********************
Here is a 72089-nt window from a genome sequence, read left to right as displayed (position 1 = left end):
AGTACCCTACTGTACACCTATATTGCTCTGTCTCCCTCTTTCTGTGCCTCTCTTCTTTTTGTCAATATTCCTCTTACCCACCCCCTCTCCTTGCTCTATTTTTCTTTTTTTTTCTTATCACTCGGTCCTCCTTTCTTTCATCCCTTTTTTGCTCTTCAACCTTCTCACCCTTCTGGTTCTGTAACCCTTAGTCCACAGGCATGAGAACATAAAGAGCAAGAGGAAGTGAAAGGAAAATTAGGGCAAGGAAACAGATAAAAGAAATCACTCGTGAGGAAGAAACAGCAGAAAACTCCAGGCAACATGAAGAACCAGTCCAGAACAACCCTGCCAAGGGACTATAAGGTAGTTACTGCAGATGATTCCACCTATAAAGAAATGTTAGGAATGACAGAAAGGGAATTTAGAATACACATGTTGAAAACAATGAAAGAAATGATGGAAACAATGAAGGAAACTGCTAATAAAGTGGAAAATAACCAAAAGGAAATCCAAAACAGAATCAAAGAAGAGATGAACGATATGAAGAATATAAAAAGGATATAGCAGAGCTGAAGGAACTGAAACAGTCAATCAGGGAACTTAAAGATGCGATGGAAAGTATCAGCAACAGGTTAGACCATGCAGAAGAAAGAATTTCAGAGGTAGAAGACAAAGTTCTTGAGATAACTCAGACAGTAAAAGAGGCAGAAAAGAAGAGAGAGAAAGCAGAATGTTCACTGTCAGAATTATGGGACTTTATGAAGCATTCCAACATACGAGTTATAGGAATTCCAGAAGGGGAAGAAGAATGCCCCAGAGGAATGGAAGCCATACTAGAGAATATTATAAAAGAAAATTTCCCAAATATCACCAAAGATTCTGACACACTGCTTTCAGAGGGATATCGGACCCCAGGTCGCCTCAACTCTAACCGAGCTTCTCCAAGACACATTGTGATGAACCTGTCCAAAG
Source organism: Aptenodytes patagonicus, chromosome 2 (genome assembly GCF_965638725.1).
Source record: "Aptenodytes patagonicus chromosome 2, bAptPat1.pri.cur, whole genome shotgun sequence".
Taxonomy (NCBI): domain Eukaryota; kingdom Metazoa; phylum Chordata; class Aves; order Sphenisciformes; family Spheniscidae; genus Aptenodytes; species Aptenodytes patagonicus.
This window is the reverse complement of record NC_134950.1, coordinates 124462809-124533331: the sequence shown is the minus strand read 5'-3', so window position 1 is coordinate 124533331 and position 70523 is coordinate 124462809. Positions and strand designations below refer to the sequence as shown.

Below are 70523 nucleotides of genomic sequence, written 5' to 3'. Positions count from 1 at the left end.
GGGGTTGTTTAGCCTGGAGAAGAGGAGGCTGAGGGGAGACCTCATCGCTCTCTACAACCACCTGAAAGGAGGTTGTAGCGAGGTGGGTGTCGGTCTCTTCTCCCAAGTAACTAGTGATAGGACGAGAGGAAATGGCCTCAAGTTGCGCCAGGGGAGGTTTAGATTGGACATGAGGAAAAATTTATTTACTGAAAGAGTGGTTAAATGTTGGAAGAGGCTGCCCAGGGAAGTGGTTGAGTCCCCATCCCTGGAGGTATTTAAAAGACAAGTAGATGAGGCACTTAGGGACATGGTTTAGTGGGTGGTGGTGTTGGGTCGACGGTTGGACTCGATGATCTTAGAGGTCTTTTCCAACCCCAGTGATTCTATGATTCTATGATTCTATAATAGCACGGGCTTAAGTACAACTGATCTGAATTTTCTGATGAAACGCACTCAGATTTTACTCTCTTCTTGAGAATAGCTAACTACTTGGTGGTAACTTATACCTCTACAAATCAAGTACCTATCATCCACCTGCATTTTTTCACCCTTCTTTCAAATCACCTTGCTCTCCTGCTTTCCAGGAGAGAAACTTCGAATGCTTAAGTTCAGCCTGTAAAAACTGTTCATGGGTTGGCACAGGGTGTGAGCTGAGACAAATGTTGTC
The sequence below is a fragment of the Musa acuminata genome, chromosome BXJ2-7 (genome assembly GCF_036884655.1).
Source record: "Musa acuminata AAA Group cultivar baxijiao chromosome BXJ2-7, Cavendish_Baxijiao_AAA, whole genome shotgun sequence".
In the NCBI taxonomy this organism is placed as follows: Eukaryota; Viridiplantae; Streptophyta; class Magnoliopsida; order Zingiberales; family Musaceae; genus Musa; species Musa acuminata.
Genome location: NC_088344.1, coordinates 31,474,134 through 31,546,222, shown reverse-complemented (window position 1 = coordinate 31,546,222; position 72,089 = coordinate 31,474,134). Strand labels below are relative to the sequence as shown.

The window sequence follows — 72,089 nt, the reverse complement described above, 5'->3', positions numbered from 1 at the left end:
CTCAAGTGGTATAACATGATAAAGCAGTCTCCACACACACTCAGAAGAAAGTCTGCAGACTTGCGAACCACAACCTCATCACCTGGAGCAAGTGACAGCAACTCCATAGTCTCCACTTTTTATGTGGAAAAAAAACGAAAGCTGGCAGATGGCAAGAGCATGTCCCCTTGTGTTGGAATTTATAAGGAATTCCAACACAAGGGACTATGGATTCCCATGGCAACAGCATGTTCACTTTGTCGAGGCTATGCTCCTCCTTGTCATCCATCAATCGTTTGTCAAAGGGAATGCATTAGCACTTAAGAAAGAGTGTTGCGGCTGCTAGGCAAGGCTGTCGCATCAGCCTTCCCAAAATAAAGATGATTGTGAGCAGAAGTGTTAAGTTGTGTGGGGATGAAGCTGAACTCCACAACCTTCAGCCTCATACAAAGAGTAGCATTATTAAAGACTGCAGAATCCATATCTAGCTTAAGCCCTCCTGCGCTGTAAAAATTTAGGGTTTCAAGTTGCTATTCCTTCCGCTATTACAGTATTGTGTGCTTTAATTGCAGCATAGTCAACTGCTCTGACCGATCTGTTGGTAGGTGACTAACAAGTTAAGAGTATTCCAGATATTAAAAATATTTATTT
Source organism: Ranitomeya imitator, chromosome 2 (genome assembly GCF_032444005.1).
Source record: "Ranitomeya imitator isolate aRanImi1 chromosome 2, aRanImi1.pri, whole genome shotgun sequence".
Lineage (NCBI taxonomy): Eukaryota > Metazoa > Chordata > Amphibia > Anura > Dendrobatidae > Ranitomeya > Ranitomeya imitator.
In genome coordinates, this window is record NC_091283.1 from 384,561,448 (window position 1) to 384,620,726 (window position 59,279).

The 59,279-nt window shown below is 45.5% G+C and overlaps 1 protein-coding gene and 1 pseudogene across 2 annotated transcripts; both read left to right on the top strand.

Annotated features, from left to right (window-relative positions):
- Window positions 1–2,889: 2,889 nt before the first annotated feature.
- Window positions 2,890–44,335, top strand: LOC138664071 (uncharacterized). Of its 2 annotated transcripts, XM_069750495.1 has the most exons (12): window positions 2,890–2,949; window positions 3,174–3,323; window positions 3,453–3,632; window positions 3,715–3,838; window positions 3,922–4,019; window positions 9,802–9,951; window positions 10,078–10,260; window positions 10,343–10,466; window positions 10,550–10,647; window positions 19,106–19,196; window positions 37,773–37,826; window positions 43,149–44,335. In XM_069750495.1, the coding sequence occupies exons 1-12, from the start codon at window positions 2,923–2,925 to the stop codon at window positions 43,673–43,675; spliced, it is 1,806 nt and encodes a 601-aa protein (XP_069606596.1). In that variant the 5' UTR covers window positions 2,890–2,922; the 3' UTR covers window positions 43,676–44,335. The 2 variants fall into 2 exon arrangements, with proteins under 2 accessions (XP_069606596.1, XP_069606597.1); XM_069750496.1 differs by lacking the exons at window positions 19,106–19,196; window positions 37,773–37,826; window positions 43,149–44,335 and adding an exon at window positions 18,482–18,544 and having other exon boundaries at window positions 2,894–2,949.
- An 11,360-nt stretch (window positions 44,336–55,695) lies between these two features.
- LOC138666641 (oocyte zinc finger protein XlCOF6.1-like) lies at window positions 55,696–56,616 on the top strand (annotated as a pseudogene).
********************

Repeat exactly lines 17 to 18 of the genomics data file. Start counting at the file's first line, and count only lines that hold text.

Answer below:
Lineage (NCBI taxonomy): Eukaryota > Metazoa > Chordata > Amphibia > Anura > Dendrobatidae > Ranitomeya > Ranitomeya imitator.
In genome coordinates, this window is record NC_091283.1 from 384,561,448 (window position 1) to 384,620,726 (window position 59,279).